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The man who journalists and experts expect to be the candidate for the cyber czar position has a sketchy past

President Barack Obama's lead candidate to become the country's first ever cyber security czar has some skeletons in his closet that will likely alarm security advocates, recent media reports indicate.

Former Republican Congressman Tom Davis, who is the former head of the Government Reform Committee, has been listed at the leading candidate, and is well known for being tech savvy.  However, he has voted to expand the federal government's ability to wiretap and monitor Internet activity, along with helping draft the REAL ID Act.

"Given his role in REAL ID, Tom Davis would not be a good choice for privacy, which is something that President Obama specifically promised to protect in his remarks on the cyber security strategy,” according to Cato Institute director Jim Harper.  "Many cyber security planners refer obliquely to ‘authentication’ and ‘identity management’ programs that would devastate privacy, anonymity and civil liberties. Davis would probably work to roll past these issues rather than solve them.”

Davis also helped author the Federal Information Security Management Act in 2002, while also serving as a co-chair on the Congress Information Technology Working Group.

It was unsure for quite some time if the president would select a tech guru, a politician, or a politician with an understanding of technology.  It's obviously crucial for the cybersecurity czar to understand tech issues, and the cybersecurity issues facing the country today, but a bureaucrat who understands how to get something done in Washington also is important.

If Davis is selected, it's more likely he'll face difficult administrative problems -- not necessarily tech-related issues -- as military and government network defense remains fractured and confusing.  The cybersecurity czar would spearhead government defense, and help create new security guidelines on how to protect the country's infrastructure from foreign-based attacks originating in China and Eastern Europe.

Along with Davis, Melissa Hathaway, cyber advisor for President George W. Bush, and Paul Kurtz, Obama adviser and member of the National Security Council, also are two other possible candidates to the job.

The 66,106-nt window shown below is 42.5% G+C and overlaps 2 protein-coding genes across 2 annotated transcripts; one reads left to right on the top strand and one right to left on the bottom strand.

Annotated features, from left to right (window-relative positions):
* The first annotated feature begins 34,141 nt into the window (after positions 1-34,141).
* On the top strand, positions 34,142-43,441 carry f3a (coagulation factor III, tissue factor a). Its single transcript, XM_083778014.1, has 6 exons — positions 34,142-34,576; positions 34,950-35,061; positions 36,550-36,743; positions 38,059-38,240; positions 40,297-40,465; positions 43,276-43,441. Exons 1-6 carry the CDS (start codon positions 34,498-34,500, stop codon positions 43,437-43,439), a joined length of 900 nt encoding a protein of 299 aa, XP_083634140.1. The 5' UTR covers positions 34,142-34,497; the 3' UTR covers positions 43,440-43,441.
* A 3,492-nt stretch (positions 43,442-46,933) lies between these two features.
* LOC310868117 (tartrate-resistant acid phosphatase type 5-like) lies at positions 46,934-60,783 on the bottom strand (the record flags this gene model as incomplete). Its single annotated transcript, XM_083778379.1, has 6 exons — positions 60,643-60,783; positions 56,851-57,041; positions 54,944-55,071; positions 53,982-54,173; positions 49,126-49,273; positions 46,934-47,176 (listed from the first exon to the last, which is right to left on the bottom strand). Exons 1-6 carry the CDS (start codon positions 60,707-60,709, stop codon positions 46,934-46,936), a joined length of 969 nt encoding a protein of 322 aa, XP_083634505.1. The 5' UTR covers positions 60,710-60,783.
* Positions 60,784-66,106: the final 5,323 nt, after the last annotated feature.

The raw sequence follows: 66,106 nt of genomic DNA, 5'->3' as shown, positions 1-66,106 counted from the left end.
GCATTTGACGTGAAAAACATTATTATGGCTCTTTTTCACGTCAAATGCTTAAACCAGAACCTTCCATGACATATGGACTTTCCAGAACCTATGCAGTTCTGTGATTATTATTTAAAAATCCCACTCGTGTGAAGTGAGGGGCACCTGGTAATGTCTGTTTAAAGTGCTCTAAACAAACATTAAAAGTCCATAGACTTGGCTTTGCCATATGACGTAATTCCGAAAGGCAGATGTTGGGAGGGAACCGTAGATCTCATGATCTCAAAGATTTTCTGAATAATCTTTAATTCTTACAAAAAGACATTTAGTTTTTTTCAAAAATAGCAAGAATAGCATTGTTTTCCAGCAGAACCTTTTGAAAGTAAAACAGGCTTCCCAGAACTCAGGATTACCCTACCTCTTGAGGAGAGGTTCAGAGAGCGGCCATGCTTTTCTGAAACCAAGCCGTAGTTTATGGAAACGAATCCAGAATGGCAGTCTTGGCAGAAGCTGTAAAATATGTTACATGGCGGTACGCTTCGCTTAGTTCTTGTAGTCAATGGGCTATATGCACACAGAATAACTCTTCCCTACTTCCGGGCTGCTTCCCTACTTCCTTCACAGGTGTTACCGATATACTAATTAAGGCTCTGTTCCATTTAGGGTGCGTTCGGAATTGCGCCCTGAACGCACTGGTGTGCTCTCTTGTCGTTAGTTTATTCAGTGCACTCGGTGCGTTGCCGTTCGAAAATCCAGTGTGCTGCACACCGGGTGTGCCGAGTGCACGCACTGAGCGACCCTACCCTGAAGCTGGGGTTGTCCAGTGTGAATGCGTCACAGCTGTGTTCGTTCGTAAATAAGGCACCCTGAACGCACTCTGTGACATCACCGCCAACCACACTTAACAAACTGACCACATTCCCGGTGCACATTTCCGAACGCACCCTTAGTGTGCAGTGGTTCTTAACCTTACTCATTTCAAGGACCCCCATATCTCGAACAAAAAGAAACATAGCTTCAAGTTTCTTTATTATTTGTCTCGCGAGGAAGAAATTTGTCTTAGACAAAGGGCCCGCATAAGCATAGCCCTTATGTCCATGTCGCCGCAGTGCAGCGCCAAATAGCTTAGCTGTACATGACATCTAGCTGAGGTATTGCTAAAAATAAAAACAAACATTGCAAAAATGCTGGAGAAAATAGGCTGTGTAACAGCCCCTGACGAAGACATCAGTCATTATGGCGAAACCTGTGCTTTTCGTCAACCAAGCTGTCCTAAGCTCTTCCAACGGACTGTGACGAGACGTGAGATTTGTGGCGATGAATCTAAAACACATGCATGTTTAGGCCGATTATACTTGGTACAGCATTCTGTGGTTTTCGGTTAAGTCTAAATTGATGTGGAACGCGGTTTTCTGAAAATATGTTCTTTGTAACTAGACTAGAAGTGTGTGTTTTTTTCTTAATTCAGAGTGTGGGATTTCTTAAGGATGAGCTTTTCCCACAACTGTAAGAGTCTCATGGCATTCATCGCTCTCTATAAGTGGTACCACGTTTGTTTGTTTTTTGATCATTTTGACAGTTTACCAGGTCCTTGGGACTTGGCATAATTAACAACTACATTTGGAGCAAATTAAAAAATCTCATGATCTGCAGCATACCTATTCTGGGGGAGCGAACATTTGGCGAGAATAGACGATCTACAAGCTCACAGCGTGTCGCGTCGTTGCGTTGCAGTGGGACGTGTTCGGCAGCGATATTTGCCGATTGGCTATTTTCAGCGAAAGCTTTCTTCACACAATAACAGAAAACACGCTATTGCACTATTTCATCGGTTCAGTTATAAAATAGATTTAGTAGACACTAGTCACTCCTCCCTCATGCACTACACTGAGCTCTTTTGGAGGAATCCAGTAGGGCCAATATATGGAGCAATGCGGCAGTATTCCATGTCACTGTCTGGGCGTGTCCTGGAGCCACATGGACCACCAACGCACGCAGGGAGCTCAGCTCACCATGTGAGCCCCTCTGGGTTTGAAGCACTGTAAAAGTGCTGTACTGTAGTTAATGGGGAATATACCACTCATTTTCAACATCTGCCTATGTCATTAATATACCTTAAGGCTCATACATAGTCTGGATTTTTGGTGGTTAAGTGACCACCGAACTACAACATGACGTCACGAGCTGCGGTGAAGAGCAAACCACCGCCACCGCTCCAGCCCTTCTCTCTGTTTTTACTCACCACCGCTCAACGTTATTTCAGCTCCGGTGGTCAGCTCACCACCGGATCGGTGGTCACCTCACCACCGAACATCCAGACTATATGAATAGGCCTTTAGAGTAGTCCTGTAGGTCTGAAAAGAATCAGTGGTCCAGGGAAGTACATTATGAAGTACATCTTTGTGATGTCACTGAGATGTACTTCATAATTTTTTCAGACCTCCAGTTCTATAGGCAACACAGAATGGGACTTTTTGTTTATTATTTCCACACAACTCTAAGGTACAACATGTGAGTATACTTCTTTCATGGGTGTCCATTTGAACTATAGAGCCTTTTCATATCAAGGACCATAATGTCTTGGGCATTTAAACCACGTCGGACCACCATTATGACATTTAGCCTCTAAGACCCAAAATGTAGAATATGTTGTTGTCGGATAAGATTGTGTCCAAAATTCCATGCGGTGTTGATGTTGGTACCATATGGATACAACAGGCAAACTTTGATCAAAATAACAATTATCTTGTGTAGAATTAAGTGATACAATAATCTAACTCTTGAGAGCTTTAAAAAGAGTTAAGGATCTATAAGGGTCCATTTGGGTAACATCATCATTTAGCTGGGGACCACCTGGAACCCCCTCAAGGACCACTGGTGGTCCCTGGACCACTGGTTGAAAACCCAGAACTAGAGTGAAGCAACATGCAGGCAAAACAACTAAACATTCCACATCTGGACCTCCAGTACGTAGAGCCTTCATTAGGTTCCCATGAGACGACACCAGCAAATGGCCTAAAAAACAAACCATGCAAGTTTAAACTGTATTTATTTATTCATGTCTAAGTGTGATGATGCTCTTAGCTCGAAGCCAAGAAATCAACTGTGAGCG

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and what?
By Holly on 6/25/2009 2:35:57 PM , Rating: 0
Honestly... I don't see slightest reason why there should not be certain level of surveilance on the internet. If it helps catching pedophiles, terrorists and similar scum, I am very happy to give up portion of my "freedom" and won't mind FBI agents checking me watching Playboy girls, after all they sure watch em too :-)

RE: and what?
By 91TTZ on 6/25/2009 4:23:39 PM , Rating: 2
This is a horrible and shortsighted idea. If you allow them that opening to spy on you, they'll increase their spying powers using those excuses.

We are innocent until proven guilty and protected against unlawful search and seizure. It's not the burden of the people to prove their innocence to the watchful eye of the government; it's up to the government to prove the guilt of suspected criminals.

RE: and what?
By Cerin218 on 6/26/2009 10:36:50 AM , Rating: 2
Those Who Trade Freedom For Security, Deserve Neither.

-Benjamin Franklin

Read it several times, very carefully. Sleep on it. Really try to comprehend it before you so blithely give up the freedoms that people have DIED to grant you all in the name of "Won't someone think of the children!". Catching pedophiles, terrorists, and criminals can all be done today with existing laws. Why don't we just pull the plug on the whole internet and have done with it?

RE: and what?
By Holly on 6/30/2009 12:13:41 PM , Rating: 2
I see the point here, but believe me, it's all the matter of point of view.

I bet Benjamin Franklin wouldn't claim this if his relative was kidnaped and butchered like a pig to provide replacement body part for some monster who ordered this using internet.

And yes, I would happily give up every last bit of my freedom to keep that kidnaped person alive.

"If you look at the last five years, if you look at what major innovations have occurred in computing technology, every single one of them came from AMD. Not a single innovation came from Intel." -- AMD CEO Hector Ruiz in 2007

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